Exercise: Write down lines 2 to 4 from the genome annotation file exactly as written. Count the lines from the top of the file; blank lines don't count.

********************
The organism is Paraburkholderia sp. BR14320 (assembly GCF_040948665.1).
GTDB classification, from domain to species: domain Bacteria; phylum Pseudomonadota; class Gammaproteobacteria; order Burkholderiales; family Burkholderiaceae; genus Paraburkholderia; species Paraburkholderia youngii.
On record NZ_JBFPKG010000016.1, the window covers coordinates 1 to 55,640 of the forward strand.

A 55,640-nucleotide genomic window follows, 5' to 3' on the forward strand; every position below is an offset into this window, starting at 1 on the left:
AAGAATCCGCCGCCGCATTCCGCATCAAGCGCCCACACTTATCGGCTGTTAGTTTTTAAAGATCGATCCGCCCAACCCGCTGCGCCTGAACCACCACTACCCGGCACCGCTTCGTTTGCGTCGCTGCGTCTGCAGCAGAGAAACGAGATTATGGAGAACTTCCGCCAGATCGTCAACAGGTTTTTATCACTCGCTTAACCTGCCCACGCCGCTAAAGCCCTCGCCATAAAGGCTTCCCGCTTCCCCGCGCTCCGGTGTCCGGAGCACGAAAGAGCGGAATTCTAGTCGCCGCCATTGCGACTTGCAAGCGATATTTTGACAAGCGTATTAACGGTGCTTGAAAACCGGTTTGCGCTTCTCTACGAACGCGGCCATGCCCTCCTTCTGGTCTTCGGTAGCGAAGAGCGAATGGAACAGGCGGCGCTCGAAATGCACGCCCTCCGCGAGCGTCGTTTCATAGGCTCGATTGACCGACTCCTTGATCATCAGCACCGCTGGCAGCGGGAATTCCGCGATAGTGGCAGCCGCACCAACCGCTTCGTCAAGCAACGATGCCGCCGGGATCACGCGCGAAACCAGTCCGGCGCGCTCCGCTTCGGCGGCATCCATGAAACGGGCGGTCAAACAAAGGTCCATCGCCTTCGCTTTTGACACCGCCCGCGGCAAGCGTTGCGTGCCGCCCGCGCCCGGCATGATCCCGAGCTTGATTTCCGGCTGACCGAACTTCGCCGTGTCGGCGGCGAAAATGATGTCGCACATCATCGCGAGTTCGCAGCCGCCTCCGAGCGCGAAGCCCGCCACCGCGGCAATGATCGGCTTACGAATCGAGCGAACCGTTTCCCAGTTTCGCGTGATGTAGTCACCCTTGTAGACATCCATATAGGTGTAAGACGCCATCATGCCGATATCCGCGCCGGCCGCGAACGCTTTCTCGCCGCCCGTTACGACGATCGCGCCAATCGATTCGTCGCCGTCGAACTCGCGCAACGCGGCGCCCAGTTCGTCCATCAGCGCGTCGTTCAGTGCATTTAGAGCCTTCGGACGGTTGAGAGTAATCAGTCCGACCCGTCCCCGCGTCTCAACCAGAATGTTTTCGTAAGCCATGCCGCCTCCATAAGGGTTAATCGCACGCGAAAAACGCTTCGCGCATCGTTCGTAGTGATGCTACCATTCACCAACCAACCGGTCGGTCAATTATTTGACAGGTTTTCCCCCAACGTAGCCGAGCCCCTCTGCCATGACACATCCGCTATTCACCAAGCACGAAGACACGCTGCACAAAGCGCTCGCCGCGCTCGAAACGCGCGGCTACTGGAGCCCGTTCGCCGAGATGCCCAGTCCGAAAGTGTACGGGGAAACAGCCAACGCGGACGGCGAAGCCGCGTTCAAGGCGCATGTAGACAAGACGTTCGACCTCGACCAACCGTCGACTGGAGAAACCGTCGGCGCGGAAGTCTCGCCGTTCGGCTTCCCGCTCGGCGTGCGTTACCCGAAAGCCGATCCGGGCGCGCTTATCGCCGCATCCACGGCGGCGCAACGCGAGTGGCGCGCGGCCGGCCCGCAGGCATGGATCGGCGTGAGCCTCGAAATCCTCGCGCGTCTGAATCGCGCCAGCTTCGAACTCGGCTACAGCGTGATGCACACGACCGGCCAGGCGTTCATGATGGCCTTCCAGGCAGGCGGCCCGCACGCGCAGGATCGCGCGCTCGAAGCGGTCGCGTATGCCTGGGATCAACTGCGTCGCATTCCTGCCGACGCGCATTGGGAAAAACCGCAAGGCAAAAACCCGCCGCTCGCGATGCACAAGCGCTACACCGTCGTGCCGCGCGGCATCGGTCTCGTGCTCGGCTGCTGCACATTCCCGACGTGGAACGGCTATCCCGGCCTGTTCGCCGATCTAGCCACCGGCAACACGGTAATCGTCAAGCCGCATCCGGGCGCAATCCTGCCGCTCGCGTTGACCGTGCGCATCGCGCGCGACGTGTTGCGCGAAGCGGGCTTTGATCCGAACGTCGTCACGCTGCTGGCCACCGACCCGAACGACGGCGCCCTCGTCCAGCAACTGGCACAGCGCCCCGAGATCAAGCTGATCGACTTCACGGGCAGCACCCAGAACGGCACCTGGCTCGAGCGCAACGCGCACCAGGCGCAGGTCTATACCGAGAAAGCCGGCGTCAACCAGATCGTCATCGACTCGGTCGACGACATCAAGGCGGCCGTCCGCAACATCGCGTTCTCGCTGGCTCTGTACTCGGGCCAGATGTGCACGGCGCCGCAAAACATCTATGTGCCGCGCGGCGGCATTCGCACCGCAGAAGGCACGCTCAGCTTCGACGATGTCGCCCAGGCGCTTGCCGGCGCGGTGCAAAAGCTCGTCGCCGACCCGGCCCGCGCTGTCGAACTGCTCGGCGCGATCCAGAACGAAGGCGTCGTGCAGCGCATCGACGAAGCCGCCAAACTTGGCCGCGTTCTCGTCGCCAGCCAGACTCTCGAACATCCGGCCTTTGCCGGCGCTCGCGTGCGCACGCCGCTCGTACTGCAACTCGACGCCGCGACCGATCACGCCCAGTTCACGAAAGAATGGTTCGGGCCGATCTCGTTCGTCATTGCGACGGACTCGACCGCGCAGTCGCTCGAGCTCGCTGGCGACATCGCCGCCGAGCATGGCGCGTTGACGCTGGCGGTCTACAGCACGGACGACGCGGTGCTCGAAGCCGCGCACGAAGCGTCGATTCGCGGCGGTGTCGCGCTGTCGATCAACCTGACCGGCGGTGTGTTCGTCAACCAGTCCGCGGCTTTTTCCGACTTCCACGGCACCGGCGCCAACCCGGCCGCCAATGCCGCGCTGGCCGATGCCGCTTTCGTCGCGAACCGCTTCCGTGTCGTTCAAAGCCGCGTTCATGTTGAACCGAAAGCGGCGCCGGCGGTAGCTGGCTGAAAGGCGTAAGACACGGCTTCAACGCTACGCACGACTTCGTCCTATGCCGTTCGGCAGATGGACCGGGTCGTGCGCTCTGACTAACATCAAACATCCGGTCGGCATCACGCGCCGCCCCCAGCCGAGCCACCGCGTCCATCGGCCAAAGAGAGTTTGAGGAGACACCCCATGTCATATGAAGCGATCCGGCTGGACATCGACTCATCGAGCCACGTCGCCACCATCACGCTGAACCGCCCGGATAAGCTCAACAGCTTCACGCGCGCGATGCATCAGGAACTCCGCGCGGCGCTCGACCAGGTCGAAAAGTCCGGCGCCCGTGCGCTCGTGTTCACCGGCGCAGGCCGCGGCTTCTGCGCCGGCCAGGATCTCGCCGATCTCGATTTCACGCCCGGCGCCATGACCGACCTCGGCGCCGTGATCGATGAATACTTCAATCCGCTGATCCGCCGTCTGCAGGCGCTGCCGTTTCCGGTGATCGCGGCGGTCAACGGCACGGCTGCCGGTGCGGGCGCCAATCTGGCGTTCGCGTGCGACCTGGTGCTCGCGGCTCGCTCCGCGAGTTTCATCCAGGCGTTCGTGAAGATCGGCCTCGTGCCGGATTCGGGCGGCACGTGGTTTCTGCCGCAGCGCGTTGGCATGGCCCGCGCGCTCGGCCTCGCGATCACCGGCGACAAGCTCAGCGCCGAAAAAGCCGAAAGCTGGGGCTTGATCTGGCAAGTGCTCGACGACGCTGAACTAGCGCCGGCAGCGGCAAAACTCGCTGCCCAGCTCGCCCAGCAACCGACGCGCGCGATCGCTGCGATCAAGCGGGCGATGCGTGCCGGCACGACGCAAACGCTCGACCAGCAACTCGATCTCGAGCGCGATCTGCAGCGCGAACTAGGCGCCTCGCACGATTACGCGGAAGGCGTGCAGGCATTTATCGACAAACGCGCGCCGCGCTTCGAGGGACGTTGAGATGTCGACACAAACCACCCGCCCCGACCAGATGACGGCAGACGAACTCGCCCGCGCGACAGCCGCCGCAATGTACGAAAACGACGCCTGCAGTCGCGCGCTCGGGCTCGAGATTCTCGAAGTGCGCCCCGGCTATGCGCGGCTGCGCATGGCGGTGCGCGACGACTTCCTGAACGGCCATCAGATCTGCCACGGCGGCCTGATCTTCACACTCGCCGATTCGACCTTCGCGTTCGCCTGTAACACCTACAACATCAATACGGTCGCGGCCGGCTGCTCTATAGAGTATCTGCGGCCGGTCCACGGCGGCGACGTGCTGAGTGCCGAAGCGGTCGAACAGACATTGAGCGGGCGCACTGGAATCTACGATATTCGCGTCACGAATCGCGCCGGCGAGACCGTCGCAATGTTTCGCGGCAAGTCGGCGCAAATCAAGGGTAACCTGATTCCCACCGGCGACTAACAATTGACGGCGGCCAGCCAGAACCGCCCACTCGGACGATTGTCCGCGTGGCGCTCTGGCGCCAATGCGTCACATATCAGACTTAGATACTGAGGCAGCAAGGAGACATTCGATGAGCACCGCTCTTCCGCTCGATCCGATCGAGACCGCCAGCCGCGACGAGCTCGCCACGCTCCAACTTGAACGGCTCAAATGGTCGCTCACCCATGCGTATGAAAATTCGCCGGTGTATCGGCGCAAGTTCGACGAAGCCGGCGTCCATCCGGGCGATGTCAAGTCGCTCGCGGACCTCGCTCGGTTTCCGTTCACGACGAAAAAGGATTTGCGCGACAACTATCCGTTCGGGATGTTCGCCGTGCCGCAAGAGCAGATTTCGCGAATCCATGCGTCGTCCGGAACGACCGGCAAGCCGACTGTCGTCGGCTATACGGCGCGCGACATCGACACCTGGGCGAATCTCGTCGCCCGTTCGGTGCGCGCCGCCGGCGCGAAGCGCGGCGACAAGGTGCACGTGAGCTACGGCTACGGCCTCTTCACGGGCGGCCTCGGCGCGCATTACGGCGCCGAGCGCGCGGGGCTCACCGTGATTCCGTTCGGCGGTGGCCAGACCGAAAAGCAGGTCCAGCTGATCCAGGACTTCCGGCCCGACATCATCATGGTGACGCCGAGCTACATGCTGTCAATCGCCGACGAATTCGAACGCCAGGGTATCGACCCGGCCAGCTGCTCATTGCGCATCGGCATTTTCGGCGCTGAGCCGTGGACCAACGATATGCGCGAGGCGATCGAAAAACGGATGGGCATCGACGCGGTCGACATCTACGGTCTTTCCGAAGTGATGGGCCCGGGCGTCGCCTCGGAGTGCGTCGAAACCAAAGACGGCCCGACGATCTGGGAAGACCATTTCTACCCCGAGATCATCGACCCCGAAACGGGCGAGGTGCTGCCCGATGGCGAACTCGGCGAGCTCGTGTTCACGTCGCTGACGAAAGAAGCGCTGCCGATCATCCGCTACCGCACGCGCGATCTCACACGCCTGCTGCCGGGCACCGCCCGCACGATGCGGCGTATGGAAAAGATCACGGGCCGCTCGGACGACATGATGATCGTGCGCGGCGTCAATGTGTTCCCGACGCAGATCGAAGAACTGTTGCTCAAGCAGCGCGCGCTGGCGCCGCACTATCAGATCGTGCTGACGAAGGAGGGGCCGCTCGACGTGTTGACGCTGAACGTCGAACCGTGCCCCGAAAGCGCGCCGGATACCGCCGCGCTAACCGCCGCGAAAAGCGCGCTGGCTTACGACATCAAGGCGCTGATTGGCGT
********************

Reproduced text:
GTDB classification, from domain to species: domain Bacteria; phylum Pseudomonadota; class Gammaproteobacteria; order Burkholderiales; family Burkholderiaceae; genus Paraburkholderia; species Paraburkholderia youngii.
On record NZ_JBFPKG010000016.1, the window covers coordinates 1 to 55,640 of the forward strand.

A 55,640-nucleotide genomic window follows, 5' to 3' on the forward strand; every position below is an offset into this window, starting at 1 on the left: